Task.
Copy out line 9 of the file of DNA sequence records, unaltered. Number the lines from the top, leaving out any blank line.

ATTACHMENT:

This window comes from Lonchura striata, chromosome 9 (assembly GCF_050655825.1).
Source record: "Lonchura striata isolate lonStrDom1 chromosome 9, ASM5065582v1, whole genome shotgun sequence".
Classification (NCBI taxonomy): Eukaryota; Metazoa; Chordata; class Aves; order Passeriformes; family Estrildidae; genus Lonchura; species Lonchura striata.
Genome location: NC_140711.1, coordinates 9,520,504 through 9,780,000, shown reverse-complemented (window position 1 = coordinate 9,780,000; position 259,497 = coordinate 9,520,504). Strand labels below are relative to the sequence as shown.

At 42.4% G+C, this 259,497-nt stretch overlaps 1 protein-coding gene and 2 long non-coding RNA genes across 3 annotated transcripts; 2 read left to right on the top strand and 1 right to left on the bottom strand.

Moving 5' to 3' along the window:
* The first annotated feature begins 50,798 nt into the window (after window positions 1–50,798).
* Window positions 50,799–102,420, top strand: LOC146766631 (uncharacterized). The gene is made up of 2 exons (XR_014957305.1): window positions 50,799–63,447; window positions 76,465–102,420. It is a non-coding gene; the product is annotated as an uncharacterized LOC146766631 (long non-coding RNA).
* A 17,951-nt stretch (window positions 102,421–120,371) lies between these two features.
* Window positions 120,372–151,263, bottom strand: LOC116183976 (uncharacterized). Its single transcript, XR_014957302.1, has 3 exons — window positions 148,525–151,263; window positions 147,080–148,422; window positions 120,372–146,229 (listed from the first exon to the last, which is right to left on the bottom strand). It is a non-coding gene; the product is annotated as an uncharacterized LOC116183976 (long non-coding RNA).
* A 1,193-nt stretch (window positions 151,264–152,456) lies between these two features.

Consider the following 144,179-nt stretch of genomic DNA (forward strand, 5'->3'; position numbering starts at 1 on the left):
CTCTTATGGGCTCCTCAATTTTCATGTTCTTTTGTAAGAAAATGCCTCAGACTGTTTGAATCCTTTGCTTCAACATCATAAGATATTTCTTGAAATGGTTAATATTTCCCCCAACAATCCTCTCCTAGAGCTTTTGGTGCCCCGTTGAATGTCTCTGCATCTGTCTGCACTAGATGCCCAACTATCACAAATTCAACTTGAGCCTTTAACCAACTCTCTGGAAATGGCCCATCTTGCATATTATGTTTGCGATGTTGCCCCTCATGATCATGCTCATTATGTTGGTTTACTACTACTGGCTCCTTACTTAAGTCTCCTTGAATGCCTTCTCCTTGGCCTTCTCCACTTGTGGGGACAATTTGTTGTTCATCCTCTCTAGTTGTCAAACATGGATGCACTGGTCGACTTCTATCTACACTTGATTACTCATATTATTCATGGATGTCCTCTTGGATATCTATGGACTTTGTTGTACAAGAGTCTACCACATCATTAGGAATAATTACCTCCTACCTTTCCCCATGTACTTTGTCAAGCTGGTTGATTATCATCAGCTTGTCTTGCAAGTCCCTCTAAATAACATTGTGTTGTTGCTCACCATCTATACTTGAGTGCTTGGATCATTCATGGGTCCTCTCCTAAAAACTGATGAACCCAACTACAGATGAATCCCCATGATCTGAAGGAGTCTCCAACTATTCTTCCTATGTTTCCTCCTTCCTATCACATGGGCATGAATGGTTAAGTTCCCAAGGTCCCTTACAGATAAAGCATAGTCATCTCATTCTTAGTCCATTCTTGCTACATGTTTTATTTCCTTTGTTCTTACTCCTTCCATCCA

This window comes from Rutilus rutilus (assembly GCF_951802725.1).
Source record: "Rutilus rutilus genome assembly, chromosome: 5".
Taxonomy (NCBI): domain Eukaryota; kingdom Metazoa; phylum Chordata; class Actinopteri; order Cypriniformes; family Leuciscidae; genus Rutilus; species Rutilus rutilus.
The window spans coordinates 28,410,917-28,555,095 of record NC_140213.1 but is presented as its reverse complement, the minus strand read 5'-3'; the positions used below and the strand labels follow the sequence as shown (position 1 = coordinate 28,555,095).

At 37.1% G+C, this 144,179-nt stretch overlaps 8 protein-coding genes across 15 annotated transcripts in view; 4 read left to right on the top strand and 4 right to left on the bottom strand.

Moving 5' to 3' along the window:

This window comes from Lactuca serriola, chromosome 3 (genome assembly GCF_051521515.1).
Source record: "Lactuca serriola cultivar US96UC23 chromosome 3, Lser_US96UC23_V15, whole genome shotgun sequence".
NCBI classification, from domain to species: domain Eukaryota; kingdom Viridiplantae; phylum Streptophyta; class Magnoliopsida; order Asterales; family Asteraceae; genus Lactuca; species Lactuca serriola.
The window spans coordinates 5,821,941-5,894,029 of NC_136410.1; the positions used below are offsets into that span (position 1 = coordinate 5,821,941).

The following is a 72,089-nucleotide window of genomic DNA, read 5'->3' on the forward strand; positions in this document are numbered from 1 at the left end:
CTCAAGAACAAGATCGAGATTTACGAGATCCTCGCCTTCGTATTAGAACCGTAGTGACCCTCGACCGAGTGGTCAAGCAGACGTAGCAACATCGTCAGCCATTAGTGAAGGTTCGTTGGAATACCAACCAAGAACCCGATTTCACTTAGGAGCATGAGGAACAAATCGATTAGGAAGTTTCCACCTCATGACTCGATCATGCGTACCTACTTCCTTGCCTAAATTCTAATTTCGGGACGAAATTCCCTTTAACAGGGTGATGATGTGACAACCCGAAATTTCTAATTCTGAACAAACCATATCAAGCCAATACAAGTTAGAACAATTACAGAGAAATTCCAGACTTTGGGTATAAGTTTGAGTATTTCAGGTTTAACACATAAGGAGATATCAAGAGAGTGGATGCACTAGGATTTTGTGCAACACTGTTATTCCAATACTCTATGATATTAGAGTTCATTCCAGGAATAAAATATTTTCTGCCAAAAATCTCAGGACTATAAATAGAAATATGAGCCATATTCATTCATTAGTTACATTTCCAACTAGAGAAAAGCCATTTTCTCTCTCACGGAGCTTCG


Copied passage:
* A 17,951-nt stretch (window positions 102,421–120,371) lies between these two features.